Tips for back-friendly gardening

Garden Life
The temperatures are rising. The warm rays of the sun tempt us outside in order to get our gardens shipshape again, as there is always a lot to do after the long winter break. For many, gardening work is a welcome rest from the stressful working day, and at the same time you are recreating your own wellness oasis for warm days. However, when backache sets in, the longed-for relaxation is quickly at an end, as back pain makes every movement an ordeal. However, if a few helpful tips are observed, the strain on your back and knees can be reduced when clearing weeds, planting bulbs or digging in the patch. Then the joy in your gardening work will prevail!

The correct posture is important

Whether when clearing weeds or cutting hedges; many tasks in the garden require you to bend over. This is precisely when clothing rides up, frequently leaving your lower back exposed, and the muscles underneath it are cooled by draughts. If you now make a careless movement, the risk of lumbago can be very high. For this reason, it is important to pay particular attention to your own posture during gardening work. This means that you should keep your back as straight as possible, and should not be bent over for a longer duration of time. For example, when working on a flower bed, do not bend forward, but sit on your heels in order to guarantee that your upper torso retains its straight posture with a stretched spine. The same applies when transporting heavy objects, such as when lifting watering cans: bend your knees slightly, take the can handles and pick up the watering cans using the musculature in your legs. Your back should stay straight. In order to make watering your garden even less of a strain on your back, an irrigation system can of course be used in order to avoid dragging watering cans around at all.

The right tool for the job

The best way of counteracting an incorrect working posture is to have tools which are adjusted to your own height. In addition, the length of the handle should be adapted to the gardening work being executed. Because, for example, hoeing work is carried out close to the body, you will need a shorter handle. When brushing, on the other hand, the handle should be longer. Please also observe the shape of the tools. An ergonomically-shaped handle ensures that the back suffers as little strain as possible. Using the different attachments in the GARDENA combisystem, numerous garden tasks can be conducted with an upright, back-friendly posture. When gardening, most activities must be carried out close to the ground, but a bent body posture can be avoided using special tools. Above all weeding can quickly become the cause of back pain. People also often feel their backs starting to complain when cutting the edges of lawns. The long handle on the GARDENA Comfort Grass Shears provides the remedy – permitting an upright and back-friendly body posture.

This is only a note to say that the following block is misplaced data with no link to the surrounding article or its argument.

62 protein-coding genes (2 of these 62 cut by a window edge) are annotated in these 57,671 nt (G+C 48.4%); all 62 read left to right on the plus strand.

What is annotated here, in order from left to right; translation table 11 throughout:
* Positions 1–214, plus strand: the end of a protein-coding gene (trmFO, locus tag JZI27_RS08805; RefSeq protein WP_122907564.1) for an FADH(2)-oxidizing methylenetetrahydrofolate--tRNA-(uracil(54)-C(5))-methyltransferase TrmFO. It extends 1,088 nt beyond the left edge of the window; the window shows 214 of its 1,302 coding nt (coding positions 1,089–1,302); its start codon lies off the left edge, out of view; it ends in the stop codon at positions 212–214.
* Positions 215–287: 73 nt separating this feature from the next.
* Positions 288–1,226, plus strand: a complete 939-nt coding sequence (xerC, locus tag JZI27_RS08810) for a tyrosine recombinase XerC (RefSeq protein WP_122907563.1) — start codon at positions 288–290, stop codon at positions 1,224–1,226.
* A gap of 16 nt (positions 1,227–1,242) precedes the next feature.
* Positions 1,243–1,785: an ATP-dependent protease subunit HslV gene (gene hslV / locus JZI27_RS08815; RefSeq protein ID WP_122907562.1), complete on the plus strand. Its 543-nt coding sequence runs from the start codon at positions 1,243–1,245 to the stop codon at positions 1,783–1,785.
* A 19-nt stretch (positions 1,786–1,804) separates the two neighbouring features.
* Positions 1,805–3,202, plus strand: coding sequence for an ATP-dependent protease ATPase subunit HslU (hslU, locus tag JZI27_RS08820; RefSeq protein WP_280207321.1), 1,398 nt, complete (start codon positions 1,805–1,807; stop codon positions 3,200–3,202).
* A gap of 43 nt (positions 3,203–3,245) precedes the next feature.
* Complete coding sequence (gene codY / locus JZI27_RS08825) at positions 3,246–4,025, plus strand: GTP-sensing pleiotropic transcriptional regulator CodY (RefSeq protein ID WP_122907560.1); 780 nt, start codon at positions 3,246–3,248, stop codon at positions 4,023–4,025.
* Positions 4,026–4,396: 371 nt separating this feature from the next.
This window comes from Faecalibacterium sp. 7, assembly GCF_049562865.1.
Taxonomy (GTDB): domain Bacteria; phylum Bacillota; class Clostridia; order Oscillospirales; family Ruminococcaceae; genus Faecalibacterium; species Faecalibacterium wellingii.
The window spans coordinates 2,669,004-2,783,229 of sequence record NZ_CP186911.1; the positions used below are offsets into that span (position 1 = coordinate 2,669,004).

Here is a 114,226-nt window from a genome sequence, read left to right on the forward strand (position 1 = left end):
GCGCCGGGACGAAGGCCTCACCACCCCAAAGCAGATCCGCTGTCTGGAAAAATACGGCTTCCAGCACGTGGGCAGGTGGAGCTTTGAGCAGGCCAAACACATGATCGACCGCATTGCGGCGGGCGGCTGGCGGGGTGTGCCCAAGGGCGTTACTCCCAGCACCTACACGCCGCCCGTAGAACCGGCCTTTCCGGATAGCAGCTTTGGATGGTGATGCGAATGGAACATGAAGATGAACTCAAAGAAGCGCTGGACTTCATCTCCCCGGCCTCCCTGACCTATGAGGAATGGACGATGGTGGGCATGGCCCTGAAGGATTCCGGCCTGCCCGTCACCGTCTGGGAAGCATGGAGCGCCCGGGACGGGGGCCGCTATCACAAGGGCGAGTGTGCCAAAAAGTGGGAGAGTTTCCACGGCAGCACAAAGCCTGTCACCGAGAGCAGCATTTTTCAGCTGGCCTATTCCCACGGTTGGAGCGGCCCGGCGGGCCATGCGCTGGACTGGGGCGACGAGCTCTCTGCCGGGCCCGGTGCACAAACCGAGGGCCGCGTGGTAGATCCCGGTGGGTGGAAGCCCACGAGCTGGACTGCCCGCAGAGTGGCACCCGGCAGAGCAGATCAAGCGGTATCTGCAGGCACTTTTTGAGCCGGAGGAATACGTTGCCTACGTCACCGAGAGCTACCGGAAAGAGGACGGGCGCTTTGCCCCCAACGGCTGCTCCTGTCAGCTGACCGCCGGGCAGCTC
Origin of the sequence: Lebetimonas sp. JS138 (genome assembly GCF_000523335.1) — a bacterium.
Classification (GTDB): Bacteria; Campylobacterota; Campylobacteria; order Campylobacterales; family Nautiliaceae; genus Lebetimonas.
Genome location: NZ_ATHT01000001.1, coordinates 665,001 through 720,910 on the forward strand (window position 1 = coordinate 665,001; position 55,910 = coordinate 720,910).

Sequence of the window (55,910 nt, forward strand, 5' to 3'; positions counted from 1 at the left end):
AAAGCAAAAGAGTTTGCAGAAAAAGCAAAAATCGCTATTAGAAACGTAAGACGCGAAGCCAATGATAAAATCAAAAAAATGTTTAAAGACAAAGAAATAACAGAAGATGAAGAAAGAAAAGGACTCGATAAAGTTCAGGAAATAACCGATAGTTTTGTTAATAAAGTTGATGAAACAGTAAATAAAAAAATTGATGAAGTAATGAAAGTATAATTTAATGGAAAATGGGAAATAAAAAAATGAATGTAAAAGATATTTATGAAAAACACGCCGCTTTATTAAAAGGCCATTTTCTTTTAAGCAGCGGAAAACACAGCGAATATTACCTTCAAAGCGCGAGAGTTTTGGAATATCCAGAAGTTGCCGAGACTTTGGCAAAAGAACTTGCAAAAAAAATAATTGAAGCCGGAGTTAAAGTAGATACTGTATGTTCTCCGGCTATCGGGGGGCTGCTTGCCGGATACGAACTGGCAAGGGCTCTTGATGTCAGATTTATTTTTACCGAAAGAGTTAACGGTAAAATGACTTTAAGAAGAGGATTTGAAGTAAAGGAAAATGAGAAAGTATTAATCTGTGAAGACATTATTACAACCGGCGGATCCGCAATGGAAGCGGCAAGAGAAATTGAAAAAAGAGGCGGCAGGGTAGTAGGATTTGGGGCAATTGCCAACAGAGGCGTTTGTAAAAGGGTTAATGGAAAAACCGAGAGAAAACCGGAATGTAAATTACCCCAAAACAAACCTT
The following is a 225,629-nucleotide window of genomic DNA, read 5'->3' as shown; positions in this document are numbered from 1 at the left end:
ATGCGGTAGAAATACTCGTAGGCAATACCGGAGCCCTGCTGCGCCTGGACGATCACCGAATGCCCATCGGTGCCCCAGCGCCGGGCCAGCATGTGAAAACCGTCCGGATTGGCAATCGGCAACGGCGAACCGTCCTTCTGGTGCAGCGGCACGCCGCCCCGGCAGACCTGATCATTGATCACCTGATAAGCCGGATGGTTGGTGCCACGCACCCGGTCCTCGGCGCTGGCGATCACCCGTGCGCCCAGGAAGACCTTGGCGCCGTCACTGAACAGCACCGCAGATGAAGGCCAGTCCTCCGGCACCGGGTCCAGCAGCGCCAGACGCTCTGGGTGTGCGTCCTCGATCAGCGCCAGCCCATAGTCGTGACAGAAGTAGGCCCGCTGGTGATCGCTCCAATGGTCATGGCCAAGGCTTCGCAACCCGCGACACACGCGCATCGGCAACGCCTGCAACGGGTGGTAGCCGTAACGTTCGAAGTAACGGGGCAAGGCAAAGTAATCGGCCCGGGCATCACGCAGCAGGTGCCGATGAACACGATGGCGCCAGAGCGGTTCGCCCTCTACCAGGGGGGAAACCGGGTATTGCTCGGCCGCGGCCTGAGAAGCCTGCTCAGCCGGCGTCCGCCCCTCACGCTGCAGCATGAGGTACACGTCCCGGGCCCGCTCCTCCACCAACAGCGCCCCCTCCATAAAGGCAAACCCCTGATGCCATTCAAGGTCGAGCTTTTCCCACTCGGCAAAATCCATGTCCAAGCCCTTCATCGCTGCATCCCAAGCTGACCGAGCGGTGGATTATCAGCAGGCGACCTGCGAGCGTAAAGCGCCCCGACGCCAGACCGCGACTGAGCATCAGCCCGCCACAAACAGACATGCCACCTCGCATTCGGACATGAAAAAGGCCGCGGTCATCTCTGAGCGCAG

Switching tasks

Back pain is frequently the consequence of monotonous work. For this reason, the constant execution of the same movement must be interrupted by other activities in order to vary the sequence of movements. Often regular changes in body posture can prevent back pain during gardening work. Should back pain occur in spite of your precautions, you must give it time to recover. Take a break by sitting on your garden bench or deckchair, after which you can then get going on your gardening work more effectively and with less pain than before.

Using auxiliary equipment

Heavy flower planters, hedge plants with large root bales or many other such objects in a garden present a particular challenge for our backs. When bearing heavy loads, our backs are compressed, meaning that the spine and the intervertebral discs are pressed together. This is to be avoided as much as possible. It is best to use auxiliary equipment with rollers.